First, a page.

Brandy Melville Is a Fast Fashion Clothing Company Steeped in Controversy — Here's Why

"I don't think people know the extent of how bad it is. They would be doing everyone a favor to shut this business down."

Jennifer Tisdale - Author

Apr. 10 2024, Published 6:06 p.m. ET

Two girls flip their hair while standing in a field
Source: HBO

Brandy Melville models

People of a certain generation can still recall what it smelled like to walk by an Abercrombie & Fitch at their local mall. The stench of cologne was overwhelming and nearly overpowered the eardrum-blasting music that tumbled out and onto every passerby. If a person could ignore all of that and actually walk into the store, they would be greeted by a sea of preppy/sporty clothing and a young blond employee.

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Anyone could shop at Abercrombie & Fitch but it always felt distinctly male. Nowadays Gen-Z has their own version of this fast fashion retail chain, but this one caters to women. Brandy Melville has taken the beige affordable fashion world by storm and, like its odious predecessor, is not without its issues. Let's take a look at the controversies surrounding Brandy Melville.

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There are quite a few controversies associated with Brandy Melville.

In April 2024, a documentary about the inner workings of Brandy Melville was released on Max. Titled Brandy Hellville & the Cult of Fast Fashion, it invited viewers into the stockroom, if you will, where former employees blew the whistle on their old boss. Director Eva Orner (Bikram: Yogi, Guru, Predator) spoke with People about the process of getting these individuals to open up. It wasn't easy.

"They are scared of the company, they're scared of retribution, and they're also scared because they're starting their careers and they don't necessarily want to be seen as a troublemaker by future employers," she told the outlet. Because of this, Orner considers these women to be heroes and applauds the strength it took to come forward.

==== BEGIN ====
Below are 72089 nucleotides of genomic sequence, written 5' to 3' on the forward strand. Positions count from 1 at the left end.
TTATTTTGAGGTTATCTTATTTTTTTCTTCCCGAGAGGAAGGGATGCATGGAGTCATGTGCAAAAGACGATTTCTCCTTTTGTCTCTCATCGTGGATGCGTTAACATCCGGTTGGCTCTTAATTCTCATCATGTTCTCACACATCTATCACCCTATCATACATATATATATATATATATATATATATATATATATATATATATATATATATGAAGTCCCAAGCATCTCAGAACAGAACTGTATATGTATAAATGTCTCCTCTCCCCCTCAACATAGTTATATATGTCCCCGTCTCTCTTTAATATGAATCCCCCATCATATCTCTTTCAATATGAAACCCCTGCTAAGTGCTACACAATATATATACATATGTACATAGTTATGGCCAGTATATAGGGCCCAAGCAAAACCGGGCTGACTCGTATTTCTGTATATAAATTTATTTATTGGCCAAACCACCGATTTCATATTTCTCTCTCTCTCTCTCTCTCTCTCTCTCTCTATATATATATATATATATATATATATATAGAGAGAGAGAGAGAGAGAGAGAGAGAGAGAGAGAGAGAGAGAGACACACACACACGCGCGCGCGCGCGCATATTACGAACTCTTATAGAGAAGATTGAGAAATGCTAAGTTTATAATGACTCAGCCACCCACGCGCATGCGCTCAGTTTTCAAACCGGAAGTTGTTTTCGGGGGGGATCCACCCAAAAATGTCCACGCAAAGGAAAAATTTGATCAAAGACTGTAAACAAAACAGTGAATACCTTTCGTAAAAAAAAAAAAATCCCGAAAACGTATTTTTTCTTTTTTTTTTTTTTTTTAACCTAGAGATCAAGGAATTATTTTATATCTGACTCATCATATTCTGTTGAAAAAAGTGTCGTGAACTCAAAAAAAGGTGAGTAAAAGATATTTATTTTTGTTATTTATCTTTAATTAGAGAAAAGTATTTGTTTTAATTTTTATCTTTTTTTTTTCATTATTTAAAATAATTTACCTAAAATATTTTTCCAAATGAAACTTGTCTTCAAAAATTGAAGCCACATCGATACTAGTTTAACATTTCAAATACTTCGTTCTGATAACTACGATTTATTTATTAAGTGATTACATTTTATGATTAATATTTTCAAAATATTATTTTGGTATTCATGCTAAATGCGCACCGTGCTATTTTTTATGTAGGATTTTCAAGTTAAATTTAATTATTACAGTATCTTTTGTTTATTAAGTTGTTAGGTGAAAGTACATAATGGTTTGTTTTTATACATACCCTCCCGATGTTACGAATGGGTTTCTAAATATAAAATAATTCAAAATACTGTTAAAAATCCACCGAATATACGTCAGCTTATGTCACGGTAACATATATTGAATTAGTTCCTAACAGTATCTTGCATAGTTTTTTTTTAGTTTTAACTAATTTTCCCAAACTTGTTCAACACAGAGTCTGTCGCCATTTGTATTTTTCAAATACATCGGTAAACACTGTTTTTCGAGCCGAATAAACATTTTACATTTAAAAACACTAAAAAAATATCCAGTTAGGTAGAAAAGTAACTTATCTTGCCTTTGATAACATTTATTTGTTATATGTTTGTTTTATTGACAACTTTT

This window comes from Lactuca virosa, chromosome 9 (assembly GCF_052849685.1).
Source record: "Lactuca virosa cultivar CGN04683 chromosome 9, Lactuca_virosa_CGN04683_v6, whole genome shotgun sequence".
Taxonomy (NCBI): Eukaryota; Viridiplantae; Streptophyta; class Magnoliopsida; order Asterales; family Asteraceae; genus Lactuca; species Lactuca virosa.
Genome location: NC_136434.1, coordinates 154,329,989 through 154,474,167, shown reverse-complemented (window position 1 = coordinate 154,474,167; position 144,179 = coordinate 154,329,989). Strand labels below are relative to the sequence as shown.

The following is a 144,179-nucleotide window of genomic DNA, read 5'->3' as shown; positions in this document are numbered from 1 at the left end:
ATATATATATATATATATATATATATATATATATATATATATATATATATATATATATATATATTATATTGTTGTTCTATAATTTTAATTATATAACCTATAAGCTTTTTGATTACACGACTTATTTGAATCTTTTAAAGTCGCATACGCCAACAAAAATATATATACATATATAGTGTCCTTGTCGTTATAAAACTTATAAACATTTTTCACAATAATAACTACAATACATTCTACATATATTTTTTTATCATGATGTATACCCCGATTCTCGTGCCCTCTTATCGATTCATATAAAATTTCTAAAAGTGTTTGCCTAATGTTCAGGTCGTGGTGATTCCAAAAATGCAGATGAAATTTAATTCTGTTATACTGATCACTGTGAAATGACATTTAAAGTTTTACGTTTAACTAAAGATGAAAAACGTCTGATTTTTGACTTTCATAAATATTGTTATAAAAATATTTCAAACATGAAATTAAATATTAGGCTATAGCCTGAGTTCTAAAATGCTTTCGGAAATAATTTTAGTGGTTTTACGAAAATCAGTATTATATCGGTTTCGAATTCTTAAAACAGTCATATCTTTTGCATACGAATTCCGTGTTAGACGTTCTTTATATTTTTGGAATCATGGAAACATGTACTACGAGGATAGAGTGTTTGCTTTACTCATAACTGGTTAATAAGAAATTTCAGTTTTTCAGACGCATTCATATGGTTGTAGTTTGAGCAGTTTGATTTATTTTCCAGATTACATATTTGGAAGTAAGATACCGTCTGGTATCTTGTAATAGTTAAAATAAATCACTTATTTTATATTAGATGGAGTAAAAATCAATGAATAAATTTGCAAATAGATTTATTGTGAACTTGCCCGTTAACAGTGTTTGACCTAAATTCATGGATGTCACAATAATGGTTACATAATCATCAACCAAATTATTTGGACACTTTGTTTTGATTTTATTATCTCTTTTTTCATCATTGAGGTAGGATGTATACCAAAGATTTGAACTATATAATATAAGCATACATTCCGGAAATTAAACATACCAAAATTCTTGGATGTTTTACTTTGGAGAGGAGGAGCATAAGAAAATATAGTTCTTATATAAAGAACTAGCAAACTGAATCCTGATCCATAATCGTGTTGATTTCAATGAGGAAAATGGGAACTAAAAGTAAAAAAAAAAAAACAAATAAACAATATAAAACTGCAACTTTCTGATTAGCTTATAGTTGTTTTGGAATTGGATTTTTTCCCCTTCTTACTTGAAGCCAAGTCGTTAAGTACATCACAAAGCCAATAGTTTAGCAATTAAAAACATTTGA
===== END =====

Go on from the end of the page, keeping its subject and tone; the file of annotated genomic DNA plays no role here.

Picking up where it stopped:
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The employees discussed numerous alleged instances of bigotry and misogyny. Brandy Melville was founded by Italian entrepreneur Silvio Marsan. His son Stephan was made CEO, and he and his father apparently required workers to send them daily photos of their outfits. They claimed it was for modeling opportunities but they soon reportedly devolved into requests for feet and chest pictures. If they didn't like what they saw, employees were often fired.

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Employees also apparently had to have a certain look which was thin, white, and usually blond. "If she was Black, if she was fat … he didn't want them in the store," said Luca Rotondo, a former senior vice president, during an interview with Business Insider. If Black people were hired, employees in the documentary claim they were given work to do in the stockroom. Also, how much one made depended upon how attractive Stephan thought you were.

Higher level executives, including Stephan, were supposedly part of a group chat that texted racist and antisemitic messages. In 2021, Business Insider took a look at over 150 screenshots from the texts in the chat and noted that "Hitler was mentioned 24 times." They often ridiculed Black people via bigoted images and deeply unfunny "jokes." Franco Sorgi, who once owned 11 stores in Canada, told the outlet people went along with these joke to appease Stephan.

For more on the atrocious allegations surrounding Brandy Melville, we recommend watching the documentary. The Business Insider piece goes even deeper, with stories of alleged sexual assault and upper management encouraging underage drinking and drug use. A former manager of a New York location, who claimed she was raped by an executive, said, "I don't think people know the extent of how bad it is. They would be doing everyone a favor to shut this business down."

If you need support, call the National Sexual Assault Hotline at 1-800-656-4673 or visit to chat online one-on-one with a support specialist at any time.

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